3 Wednesday Plenary

Thursday Plenary

Current Meeting Report

IETF Operations and Administration Plenary Minutes

   (Edited from notes by Mirjam Kuehne)

The plenary session was divided into of two parts.  The first part
covered the normal administrative and operations plenary topics.  The
second part was dedicated to the routing and addressing problem status.

Part 1: IAOC/IESG Plenary

   1. Welcome
   2. NOC Report
   3. Host presentation (Neustar)
   4. IETF Chair and IAD Reports
   5. NomCom Chair (Andrew Lange)
   6. Introduce New IESG and IAOC Members
   7. IAOC Q&A 8. IESG Q&A

Welcome (Brian Carpenter)

NOC report (Morgan Sackett, VeriLAN) (see slides)

Host presentation (Jon Lindberg, VP of Secretariat Services, NeuStar)
(see slides)

Brian Carpenter presented Jon Lindberg with a plaque of contribution to
NeuStar for hosting IETF 68.  This gesture was recently introduced to
recognize the contribution made to the IETF by the meeting host.

IETF Chair and IAD Reports (see slides)

NomCom Chair (Andrew Lange) (see slides)

Brian welcomed all the new IAB, IAOC, IESG members.  Brian passed the
dots from his badge to the incoming IETF Chair, Russ Housley.  Russ gave
a presentation (see slides).

IAOC Open Microphone

Lucy Lynch, the outgoing IAOC chair, recognized everyone who is leaving
the IAOC and welcomed the new members.  Then, Lucy announced that Steve
Crocker, the author of RFC 1 and many others, and his brother Dave
Crocker, an author of many RFCs as well, are the first two RFC authors to
sign a non-exclusive license to the IETF Trust granting the IETF Trust
copyright interests in the RFCs in which each was an author from the date
of creation.  The IETF Trust can sublicense, reproduce, publish, modify,
translate, excerpt, combine, and create derivative works of the RFCs.
Steve and Dave stepped up to the podium and encouraged others to do the

Someone asked if they could do it at the meeting, and Lucy said that the
IAOC office hours could be used to do so.

Fred Baker: would it be rational to send a digitally signed email to Ray
Pelletier in lieu of a signed letter?

Lucy: would have to take this up with the IETF Trust lawyers.

Eric Rescorla complained about the cookie-free break in the afternoon.
He complained that the cost for cookies at all breaks was unknown, so a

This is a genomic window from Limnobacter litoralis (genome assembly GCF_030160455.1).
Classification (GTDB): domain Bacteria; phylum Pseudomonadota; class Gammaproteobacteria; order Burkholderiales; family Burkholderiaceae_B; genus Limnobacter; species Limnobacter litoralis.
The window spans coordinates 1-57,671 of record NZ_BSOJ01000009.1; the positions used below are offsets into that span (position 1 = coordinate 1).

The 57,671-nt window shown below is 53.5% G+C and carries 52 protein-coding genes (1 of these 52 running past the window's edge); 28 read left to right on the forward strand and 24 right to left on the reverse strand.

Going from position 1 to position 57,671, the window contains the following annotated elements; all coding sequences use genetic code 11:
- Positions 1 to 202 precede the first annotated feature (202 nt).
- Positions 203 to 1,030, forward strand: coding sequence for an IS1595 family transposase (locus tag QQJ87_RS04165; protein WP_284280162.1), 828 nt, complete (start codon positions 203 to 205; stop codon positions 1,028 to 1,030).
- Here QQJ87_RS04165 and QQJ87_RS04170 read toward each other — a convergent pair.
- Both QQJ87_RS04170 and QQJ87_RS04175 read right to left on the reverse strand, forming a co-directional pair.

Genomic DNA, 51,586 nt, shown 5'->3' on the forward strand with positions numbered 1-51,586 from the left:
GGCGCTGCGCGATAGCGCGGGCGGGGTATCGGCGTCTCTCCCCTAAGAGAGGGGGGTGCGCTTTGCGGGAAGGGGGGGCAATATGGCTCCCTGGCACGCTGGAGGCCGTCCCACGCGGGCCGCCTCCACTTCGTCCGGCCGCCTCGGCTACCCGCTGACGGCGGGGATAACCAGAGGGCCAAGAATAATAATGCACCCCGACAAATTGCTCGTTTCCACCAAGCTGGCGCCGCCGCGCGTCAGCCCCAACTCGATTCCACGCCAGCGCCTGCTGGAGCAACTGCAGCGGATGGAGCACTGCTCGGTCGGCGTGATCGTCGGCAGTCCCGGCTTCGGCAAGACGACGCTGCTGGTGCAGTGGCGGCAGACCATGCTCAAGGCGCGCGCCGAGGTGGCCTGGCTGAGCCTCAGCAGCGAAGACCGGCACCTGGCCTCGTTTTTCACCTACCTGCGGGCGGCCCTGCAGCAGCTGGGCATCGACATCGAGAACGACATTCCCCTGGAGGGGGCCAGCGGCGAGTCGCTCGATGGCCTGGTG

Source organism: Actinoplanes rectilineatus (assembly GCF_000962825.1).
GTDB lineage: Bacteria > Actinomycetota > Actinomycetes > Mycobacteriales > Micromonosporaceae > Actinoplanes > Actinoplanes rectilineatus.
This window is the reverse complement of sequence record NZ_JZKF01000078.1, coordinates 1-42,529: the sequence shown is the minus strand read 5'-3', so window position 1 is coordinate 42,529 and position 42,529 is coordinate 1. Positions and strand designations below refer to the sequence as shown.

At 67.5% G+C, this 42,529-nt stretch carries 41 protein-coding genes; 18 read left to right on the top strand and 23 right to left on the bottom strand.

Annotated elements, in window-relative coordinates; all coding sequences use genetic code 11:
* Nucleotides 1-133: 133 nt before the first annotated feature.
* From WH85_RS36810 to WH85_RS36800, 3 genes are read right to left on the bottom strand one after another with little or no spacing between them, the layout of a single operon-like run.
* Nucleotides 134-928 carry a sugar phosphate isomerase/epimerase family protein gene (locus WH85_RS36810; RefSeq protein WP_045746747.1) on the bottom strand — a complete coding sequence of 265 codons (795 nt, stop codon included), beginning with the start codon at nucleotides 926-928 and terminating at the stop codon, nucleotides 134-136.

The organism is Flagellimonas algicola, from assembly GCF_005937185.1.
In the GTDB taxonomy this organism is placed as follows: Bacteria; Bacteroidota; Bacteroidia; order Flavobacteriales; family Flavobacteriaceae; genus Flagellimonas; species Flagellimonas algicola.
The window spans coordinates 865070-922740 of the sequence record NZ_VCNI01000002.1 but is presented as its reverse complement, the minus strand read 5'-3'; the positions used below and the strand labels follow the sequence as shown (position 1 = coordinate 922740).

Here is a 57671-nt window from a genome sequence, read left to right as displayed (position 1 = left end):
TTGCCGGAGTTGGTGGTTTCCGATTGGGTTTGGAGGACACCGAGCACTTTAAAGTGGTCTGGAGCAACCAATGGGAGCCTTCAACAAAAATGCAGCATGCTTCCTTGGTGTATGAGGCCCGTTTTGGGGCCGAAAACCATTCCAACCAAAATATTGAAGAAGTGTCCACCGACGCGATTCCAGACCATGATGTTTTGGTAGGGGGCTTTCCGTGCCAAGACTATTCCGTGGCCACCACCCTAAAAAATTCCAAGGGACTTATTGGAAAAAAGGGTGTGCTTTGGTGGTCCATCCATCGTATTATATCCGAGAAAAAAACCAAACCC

community discussion was not possible.

Ray: will ask the community as part of the survey after the meeting
including the rough costs for additional food supplies.

John Klensin: policy decisions should be made by the community and then
the IAOC should implement them.

Lucy stated that she believes that the decision about cookies is
micromanagement and not a policy issue.

John: as we look at the portion of the meeting fees that does not
directly cover the meeting, how does the community provide input on how
those funds will be used?

Lucy: good question and will be put on the agenda for Chicago.

Sam Weiler: why aren't we asking for letters from RFC authors for
documents with RFC numbers greater than 2026?

Brian: agrees with Sam that it should not stop there. But it seemed to be
more urgent to focus on those where the rights are unclear.

Phil Hallam-Baker (referring to the cookie discussion): the larger
problem is that you might think that what you are buying is the cookie,
but you are actually buying the meeting room. All the little incidentals
are important to the hotel. Phil doesn't think we want community input on
the details of the contracts with hotels.

David Kessens: would like to ask for more microphone control. The time is
way too valuable to discuss micromanagement issues like cookies. David
does not want this issue to come up again during the plenary sessions.
This can be done on the mailing lists.

Daniel Karrenberg: thanked the IAOC for an excellent and professional job
over the last three years.

Leslie Daigle: agrees and mentions that this conversation would have been
inconceivable a few years ago. Congratulations to us all!

IESG Open Microphone

Spencer Dawkins: thanked Andrew for the NomCom report. The incumbent
syndrome was already mentioned in John Klensin's report last year.